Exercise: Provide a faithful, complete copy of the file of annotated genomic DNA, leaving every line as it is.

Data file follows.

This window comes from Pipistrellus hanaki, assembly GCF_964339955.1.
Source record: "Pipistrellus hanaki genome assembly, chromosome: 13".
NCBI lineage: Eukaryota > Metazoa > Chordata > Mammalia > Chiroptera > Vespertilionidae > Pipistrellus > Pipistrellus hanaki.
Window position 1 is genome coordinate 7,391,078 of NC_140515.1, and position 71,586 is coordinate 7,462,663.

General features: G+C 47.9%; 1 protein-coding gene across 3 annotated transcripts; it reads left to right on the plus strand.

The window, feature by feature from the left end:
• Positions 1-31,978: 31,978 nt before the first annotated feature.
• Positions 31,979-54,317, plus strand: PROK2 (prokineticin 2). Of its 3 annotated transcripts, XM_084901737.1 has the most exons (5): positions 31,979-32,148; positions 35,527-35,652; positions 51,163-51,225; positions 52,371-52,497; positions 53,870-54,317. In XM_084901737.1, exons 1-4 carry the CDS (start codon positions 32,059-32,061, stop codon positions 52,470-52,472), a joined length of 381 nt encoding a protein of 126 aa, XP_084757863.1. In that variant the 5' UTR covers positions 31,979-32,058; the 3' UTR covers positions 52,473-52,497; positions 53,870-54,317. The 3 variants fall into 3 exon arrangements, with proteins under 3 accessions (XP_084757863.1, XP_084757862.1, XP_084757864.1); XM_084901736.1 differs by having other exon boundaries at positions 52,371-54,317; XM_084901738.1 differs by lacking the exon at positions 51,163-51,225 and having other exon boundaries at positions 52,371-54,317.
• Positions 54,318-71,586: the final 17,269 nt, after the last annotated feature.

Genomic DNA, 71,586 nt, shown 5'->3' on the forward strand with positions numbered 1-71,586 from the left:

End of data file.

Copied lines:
This window comes from Pipistrellus hanaki, assembly GCF_964339955.1.
Source record: "Pipistrellus hanaki genome assembly, chromosome: 13".
NCBI lineage: Eukaryota > Metazoa > Chordata > Mammalia > Chiroptera > Vespertilionidae > Pipistrellus > Pipistrellus hanaki.
Window position 1 is genome coordinate 7,391,078 of NC_140515.1, and position 71,586 is coordinate 7,462,663.

General features: G+C 47.9%; 1 protein-coding gene across 3 annotated transcripts; it reads left to right on the plus strand.

The window, feature by feature from the left end:
• Positions 1-31,978: 31,978 nt before the first annotated feature.
• Positions 31,979-54,317, plus strand: PROK2 (prokineticin 2). Of its 3 annotated transcripts, XM_084901737.1 has the most exons (5): positions 31,979-32,148; positions 35,527-35,652; positions 51,163-51,225; positions 52,371-52,497; positions 53,870-54,317. In XM_084901737.1, exons 1-4 carry the CDS (start codon positions 32,059-32,061, stop codon positions 52,470-52,472), a joined length of 381 nt encoding a protein of 126 aa, XP_084757863.1. In that variant the 5' UTR covers positions 31,979-32,058; the 3' UTR covers positions 52,473-52,497; positions 53,870-54,317. The 3 variants fall into 3 exon arrangements, with proteins under 3 accessions (XP_084757863.1, XP_084757862.1, XP_084757864.1); XM_084901736.1 differs by having other exon boundaries at positions 52,371-54,317; XM_084901738.1 differs by lacking the exon at positions 51,163-51,225 and having other exon boundaries at positions 52,371-54,317.
• Positions 54,318-71,586: the final 17,269 nt, after the last annotated feature.

Genomic DNA, 71,586 nt, shown 5'->3' on the forward strand with positions numbered 1-71,586 from the left: